Finding the Passion


Suzy, in her early thirty’s, has the classic Armenian features of long dark hair, almond shaped eyes framed by a dense fringe of dark lashes and light olive skin. Having been born in Beirut, Lebanon, she moved to Boston with her family while still a child. Now settled in Watertown, the Armenian enclave of the city, she is in the same situation as many others, looking for employment while staying active in the rest of life and maintaining a positive outlook.

She’s worked in a biotech marketing consulting company but, during the recent economic downturn, was laid off. It was a small company, very different than what she was used to, but the work she was doing was new and challenging. It is the diversity and challenge that gets her productivity juices flowing. There is creativity to the work that is not immediately apparent. “I’d never written press releases before. I don’t know how well I did them, but I learned by doing,” she says in a self deprecating manner and laughs.

When asked what she would like to be doing, her immediate answer is “What don’t I want to be doing. I have my hands in everything.” In fact, she is very involved in both the Armenian community and outside of it. Finding a job is full time work and it keeps her relatively busy, but she is also a member of a dance group, volunteers her time to teach young children to dance, occasionally works on a freelance basis, and has a full schedule of family activities mostly spent with her niece and nephew. “I’m busier now than when I had a regular job,” she says and laughs at the irony.

“I made my choices willingly. Nobody forced me,” she says in reference to her current situation. Suzy’s zest for life is obvious.  She claims that she’s gained weight because she loves to eat. “Every since I was a little kid. I was not afraid of that.” She also acknowledges that life sometimes is simply a series of stressful situations which also affect it. “Changes in life happening back to back – you get married, you get divorced, you change jobs, you move from one place to another – just life,” she says with a philosophical sigh.

All these events in her life all took place while living in the Boston area where she’s lived since she emigrated from her birth city. She’s considered living someplace other than Boston but claims that she’d have to have a good reason to move somewhere else. “Otherwise I stay in Boston because that’s where my family is. My family always comes in at number one. That is my decision. I can move far away but I’d want to see them very often.” Married and divorced by the time she was 25, Suzy now lives with her mother in the second floor of a duplex while her brother and his family live on the first floor. Family gatherings occur daily and the whole building bursts at the seams when her other sister, with her family, visit every few weeks from Baltimore. “My sister moved away – she made that choice – but it’s very, very difficult for her.”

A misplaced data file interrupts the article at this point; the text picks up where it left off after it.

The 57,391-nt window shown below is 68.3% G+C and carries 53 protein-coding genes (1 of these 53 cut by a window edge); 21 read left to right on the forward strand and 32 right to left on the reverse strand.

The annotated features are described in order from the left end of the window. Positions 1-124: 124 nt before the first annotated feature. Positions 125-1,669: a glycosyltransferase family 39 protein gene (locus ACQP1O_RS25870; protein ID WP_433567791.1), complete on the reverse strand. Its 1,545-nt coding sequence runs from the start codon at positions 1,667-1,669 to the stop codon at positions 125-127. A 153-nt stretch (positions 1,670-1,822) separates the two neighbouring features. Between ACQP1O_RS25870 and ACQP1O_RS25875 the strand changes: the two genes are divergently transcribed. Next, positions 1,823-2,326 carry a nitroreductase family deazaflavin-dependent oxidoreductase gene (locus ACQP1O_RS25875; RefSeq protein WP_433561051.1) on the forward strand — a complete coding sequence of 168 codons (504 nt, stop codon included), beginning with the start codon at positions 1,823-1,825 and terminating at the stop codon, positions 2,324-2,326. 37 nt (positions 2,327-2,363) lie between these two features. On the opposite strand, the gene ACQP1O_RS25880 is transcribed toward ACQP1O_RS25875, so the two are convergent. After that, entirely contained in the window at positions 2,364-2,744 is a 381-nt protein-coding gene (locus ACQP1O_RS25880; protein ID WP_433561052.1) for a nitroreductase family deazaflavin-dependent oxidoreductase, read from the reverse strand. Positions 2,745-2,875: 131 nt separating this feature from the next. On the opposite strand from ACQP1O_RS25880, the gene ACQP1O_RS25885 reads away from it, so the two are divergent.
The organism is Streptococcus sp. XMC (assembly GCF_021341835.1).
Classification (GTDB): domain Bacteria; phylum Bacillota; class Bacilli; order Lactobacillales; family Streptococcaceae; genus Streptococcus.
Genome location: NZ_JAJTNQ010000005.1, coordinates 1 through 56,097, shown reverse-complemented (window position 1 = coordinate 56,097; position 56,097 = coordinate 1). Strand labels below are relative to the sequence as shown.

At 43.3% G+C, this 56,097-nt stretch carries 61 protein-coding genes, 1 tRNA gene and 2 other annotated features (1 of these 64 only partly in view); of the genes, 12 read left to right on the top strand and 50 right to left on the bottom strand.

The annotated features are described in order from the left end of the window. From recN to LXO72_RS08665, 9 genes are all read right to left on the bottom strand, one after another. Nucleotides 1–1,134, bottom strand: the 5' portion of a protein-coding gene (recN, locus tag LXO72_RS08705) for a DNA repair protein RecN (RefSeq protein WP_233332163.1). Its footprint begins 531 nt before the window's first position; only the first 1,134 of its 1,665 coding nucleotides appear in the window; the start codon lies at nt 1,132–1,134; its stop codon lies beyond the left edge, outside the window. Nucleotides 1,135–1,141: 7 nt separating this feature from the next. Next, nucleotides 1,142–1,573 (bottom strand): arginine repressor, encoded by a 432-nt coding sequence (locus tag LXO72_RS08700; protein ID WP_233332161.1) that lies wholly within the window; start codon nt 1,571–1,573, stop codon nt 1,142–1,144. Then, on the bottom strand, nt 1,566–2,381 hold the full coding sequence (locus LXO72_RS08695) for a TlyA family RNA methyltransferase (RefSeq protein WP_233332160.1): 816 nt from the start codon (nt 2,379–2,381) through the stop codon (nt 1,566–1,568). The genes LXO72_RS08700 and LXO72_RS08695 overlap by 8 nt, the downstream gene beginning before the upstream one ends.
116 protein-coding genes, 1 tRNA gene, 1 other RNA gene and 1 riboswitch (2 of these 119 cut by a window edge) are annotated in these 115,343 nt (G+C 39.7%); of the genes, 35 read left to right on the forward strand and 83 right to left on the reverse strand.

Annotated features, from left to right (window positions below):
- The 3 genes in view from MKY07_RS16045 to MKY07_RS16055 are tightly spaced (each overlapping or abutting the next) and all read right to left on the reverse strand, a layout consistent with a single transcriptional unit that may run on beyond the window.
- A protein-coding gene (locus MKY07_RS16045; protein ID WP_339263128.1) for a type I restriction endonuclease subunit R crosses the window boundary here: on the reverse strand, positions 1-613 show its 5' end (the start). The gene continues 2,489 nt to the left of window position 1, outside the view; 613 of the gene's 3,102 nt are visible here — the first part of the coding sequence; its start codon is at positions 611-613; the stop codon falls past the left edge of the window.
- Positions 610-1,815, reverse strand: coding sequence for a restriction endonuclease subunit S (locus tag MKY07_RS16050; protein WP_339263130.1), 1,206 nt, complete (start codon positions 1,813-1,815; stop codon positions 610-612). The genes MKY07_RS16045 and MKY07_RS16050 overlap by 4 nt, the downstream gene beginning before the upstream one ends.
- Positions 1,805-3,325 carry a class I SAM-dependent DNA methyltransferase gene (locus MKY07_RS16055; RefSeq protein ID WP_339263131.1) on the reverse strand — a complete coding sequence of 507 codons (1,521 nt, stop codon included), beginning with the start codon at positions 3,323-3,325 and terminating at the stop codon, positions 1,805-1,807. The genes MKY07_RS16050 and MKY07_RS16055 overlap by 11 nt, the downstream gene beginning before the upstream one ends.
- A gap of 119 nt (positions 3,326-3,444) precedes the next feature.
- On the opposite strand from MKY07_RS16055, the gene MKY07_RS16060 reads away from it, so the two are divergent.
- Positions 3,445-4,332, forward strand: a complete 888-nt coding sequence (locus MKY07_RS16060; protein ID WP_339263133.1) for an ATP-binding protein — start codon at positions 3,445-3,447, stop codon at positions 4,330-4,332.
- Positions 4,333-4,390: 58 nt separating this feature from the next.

This sense of belonging and involvement extends beyond the boundaries of her family and into the Armenian community where she began to actively participate through the dance group. “I’ve been dancing since I was eleven years old,” she says. Most of her friends and social connections are a result of this involvement.

The sense of camaraderie amongst the dance ensemble is a source of comfort and an opportunity for social interaction with like minded peers. “I also love to teach it. I’ve been doing that since I was seventeen,” she explains. “When I walk into the room and all the kids run up to me yelling ‘Suzy’ I can’t help but be in a good mood no matter how bad of a day I’ve had.”

Statistics show that, as adults, we end up living within three miles of where we grow up. Suzy has certainly embodied that because even when married, she was still within a comfortable distance of her childhood home. “But that was a different part of life,” she says without any bitterness. “I can honestly say my husband was not a bad person.” Nevertheless, after a brief two years, the marriage crumbled. “I think what got the best of him was his addictions,” she says. Married to a much older man at 22, she didn’t have enough experience to know how to manage it or how to overcome the challenges posed by substance abuse.

Now divorced almost 8 years, she has many life experiences far beyond her years. She feels much more confident and self assured than she did during the years of that long ago chapter of her life. Despite the difficulties of those years, she is open to the idea of marriage. “I would love to,” she says but adds “to the right guy.” She doesn’t plan to spend her days looking for the “right guy” because time is too valuable. “I want to do the things in my life the way that I want to do them in the way that makes me happy.” These days that includes working with people to put a smile on their face and to inspire them – very much like the effect she has on her young dance students. She takes her responsibility as a role model very seriously.

“I’m all about relationships,” she says. “The relationships I have, all the way from my four year old little niece all the way to the parents of my friends are very important. I will respect everybody. I want to hear their stories of what they have gone through in life.” She believes that the individual stories and understanding the choices that others have made in their lives helps explain why some are successful in finding their passion in life and others are not. Suzy believes that, ultimately, finding this passion is what makes people happy and content. And who doesn’t want to achieve those things?

1 Response

for “Finding the Passion”

  1. john says:

    Good luck Suzy, wish you the best.

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